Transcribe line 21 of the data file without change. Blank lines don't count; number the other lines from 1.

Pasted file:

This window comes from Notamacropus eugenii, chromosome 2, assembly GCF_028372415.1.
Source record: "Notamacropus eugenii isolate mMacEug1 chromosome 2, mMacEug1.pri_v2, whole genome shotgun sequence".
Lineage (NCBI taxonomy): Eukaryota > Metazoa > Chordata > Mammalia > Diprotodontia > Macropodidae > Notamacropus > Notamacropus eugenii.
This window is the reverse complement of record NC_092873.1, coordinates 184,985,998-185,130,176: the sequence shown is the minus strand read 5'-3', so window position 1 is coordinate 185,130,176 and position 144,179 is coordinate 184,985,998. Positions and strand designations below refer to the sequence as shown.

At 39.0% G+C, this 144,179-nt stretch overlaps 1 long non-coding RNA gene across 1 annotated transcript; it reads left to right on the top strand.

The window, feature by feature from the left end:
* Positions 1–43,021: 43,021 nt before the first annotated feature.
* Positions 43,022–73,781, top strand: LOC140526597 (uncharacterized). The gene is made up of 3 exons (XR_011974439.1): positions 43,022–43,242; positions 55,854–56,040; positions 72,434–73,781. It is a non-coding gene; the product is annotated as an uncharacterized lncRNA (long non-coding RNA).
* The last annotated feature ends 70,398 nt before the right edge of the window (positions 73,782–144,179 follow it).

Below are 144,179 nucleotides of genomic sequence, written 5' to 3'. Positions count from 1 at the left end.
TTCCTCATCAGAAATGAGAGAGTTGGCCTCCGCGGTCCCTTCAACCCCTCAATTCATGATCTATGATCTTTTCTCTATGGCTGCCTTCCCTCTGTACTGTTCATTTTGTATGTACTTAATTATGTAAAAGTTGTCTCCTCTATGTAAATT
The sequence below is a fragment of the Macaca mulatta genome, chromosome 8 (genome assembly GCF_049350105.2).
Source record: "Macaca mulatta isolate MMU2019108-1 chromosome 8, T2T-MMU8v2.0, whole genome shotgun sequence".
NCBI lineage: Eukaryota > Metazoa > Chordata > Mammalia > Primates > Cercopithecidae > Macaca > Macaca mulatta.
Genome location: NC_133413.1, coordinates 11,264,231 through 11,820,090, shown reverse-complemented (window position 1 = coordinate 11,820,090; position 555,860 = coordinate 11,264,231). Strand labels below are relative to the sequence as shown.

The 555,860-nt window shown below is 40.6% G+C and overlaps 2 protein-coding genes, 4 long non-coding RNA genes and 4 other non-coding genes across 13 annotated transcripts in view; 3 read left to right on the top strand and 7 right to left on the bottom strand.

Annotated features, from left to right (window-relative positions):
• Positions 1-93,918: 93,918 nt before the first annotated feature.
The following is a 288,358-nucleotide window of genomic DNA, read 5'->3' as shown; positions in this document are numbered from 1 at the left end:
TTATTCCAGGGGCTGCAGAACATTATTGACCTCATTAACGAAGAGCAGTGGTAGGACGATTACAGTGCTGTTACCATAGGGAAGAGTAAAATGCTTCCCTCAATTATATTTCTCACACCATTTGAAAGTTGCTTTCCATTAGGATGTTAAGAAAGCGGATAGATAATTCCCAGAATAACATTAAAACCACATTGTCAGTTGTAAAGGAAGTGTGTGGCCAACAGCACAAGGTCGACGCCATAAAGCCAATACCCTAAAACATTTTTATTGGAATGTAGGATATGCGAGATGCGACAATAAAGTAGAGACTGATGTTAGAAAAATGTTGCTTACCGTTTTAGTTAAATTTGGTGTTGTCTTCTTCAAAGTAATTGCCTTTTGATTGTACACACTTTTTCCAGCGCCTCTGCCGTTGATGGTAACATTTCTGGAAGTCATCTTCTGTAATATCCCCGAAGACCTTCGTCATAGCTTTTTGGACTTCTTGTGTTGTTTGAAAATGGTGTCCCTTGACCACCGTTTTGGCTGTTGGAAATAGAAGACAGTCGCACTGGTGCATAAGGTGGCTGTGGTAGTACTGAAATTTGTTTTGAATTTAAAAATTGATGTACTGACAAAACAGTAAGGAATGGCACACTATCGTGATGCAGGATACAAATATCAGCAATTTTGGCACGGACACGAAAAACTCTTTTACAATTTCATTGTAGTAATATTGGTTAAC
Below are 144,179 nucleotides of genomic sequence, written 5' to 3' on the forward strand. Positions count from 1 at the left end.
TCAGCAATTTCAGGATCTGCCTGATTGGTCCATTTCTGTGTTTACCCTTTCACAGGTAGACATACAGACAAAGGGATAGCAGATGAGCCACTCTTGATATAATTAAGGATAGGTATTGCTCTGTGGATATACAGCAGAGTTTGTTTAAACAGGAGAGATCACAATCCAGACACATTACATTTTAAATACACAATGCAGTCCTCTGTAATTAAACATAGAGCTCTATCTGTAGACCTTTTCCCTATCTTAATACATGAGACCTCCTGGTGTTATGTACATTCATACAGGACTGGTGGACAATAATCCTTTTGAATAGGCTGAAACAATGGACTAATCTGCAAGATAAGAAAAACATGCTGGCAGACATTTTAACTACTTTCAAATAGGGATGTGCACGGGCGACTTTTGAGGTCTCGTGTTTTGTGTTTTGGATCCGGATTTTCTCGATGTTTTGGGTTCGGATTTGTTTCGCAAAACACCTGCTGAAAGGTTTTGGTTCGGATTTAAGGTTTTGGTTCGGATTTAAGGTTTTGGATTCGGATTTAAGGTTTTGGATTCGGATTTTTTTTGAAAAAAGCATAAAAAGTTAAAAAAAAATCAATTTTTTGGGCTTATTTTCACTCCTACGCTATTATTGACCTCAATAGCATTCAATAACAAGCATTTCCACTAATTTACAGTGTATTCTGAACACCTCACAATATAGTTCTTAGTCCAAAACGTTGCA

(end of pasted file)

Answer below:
Below are 144,179 nucleotides of genomic sequence, written 5' to 3' on the forward strand. Positions count from 1 at the left end.